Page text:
ALEX Learning Activity


Monologue Inspired by Humans of New York

A Learning Activity is a strategy a teacher chooses to actively engage students in learning a concept or skill using a digital tool/resource.

You may save this Learning Activity to your hard drive as an .html file by selecting “File”,then “Save As” from your browser’s pull down menu. The file name extension must be .html.
  This learning activity provided by:  
Author: Amy Patel
System:Madison City
School:James Clemens High School
  General Activity Information  
Activity ID: 1796
Monologue Inspired by Humans of New York
Digital Tool/Resource:
Monologue Pre-writing
Web Address – URL:

Students will create a character and write a monologue portraying that character, inspired by photos and descriptions from the Humans of New York series. 

This activity was created as a result of the Arts COS Resource Development Summit.

  Associated Standards and Objectives  
Content Standard(s):
Arts Education
ARTS (2017)
Grade: 9-12
Theatre: Accomplished
3) Use personal experiences and knowledge to develop a character who is believable and authentic in a drama/theatre work.

Unpacked Content
Artistic Process: Creating
Anchor Standards:
Anchor Standard 2: Organize and develop artistic ideas and work.
Process Components: Develop
Essential Questions:
EU: Theatre artists work to discover different ways of communicating meaning.
EQ: How, when, and why do theatre artists' choices change?
Concepts & Vocabulary:
  • Author research
  • previous productions of the specific play
  • Text breakdown
  • Expositions
  • Public Solitude
  • Biomechanic
  • Lessac
  • Laban
  • Accents
  • Method of Physical Action
  • Warm ups
  • Laban
  • emotional memory
  • sense memory
  • substitution
  • affective memory
  • given circumstances
  • ensemble work
  • lighting
  • innovation/evolution of technical theatre
  • technical crews and their jobs
Theatrical production
  • World of the play
  • Production concept
  • Copyrights and the right of the playwright
Skill Examples:
  • Students will pick one of 10 plays that represent plays from across multiple genres. They will begin the design process using research about prior productions of our play. They will work together to present their design for the play. Their research will be a large part of their grade.
  • Students will study lighting in class. They will have lecture and discussion about the evolution of lighting in theatre. They will also discuss how lighting has allowed them to accomplish more with less instruments. Additionally, the students will "invent" their own lighting instrument that will fix the issues that they are currently experiencing as designers and technicians.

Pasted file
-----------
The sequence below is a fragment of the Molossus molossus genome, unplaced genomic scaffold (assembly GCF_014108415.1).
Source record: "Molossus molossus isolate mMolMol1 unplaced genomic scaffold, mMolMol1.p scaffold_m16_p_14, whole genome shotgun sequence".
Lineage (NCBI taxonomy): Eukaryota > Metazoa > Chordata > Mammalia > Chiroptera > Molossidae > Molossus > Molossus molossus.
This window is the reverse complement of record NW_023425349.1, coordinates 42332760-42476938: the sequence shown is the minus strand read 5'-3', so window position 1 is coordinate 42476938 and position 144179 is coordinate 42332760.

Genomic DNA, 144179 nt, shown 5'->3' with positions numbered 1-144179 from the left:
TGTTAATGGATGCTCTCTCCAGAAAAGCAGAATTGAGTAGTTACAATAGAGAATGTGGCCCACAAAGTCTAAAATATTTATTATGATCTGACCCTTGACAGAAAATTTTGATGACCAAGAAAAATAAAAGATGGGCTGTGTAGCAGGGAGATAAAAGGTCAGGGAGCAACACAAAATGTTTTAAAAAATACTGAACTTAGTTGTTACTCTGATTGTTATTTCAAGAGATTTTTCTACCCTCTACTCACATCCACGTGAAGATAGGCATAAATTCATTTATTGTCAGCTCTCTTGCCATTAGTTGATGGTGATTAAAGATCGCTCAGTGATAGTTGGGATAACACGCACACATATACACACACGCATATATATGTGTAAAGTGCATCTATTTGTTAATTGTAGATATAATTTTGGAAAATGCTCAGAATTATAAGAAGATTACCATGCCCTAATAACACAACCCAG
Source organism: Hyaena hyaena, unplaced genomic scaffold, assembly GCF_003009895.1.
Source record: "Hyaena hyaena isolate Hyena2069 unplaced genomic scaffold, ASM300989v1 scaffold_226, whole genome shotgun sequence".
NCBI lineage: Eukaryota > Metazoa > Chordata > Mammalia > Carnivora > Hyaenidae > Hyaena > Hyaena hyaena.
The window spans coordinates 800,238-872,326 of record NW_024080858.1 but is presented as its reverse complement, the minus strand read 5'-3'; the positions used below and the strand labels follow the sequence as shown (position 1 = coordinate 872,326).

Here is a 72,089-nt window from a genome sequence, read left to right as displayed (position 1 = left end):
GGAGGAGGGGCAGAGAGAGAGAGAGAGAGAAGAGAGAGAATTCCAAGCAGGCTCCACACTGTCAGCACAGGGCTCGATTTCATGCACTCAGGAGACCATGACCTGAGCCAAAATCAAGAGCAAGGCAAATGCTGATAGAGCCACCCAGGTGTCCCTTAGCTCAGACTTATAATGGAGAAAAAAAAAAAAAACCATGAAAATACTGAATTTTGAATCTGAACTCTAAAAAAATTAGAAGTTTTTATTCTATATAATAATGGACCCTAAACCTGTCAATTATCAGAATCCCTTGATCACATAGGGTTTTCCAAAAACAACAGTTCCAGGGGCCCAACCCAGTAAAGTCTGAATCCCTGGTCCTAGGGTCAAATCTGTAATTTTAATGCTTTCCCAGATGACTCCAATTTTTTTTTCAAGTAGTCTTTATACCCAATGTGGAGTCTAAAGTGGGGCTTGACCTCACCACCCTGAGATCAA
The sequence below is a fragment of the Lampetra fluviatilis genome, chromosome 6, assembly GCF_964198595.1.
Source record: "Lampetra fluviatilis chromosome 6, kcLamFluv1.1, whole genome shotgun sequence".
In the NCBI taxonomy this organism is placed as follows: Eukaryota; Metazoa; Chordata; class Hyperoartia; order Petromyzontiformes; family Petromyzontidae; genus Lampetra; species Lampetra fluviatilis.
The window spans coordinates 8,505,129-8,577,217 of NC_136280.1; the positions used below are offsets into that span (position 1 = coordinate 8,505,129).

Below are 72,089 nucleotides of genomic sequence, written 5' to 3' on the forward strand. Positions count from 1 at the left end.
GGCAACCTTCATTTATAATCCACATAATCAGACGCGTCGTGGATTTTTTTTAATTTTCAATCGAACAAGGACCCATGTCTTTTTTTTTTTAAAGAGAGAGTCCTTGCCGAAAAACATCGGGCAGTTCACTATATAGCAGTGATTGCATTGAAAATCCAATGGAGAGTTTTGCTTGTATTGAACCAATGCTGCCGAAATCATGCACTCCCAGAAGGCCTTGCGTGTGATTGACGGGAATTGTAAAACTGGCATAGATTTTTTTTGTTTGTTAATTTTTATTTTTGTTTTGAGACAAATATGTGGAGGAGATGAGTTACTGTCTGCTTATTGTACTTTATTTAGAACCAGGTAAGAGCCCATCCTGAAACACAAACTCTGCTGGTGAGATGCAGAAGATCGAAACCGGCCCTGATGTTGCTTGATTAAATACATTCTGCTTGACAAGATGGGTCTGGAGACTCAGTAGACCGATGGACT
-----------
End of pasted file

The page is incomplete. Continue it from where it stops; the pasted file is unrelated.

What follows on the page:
• The students will begin studying the acting technique of Stanislavski and The Method. They will demonstrate their new knowledge in their monologues for class.
  • Students will work together to create a performance of Edgar Lee Master's Spoon River Anthology. They will work together to find pieces for every student in the class that work within the intent of the assignment. Students will create strong characters based off the short monologues in the play. Students will pair and critique each other during the process. Students can perform for other classes or film themselves for a final review after the performance.
  • Students will create costumes, lighting, sound and a set design for their performance of Edgar Lee Master's Spoon River Anthology.
Learning Objectives:

Students will be able to create a character bio by making choices about their imagined character's background and experiences.

Students will be able to write a dramatic piece inspired by a real person. 

  Strategies, Preparations and Variations  

  1. Students will explore the photos and descriptions or quotations from the Humans of New York (HONY) series. These can be found online or in the Humans of New York book by Brandon Stanton. NOTE: Stanton has expanded his coverage to include people in other locations, as well, such as India.
  2. Students will choose one person from the HONY series. The HONY post will give them a photo and a short text but very little else.
  3. Direct students to complete the Monologue Pre-writing document referring to the photo of the person they selected.  This pre-writing activity will walk the students through creating a character bio by making choices about the imagined character's background and experience.  Some students may need to do perform research into the person's culture to make more believable choices. Remind students that there are no right or wrong answers, but their choices should be supported by the photo, given text, and additional research.
  4. Using the information collected during the pre-write, have the students write a monologue from a MOMENT in the life of their character.  Students may use direct quotes from the HONY page, but encourage them not to use the entire interview. 
  5. Encourage the students to get into character, and speak it out loud as they write it. Work in small groups to share and get ideas.  
Assessment Strategies:

  • Create a rubric evaluating the character development and written monologue. 
  • Students may read and give feedback on one another's written pieces. 
  • Students may self-reflect or self-evaluate their character bio and written piece.

Advanced Preparation:

Students should have experience or knowledge of scene structure and basic playwriting.

Variation Tips (optional):

Students may write a monologue, duo scene, group scene or longer piece. 

After writing the piece, students may rehearse and perform.

Notes or Recommendations (optional):
  Keywords and Search Tags  
Keywords and Search Tags: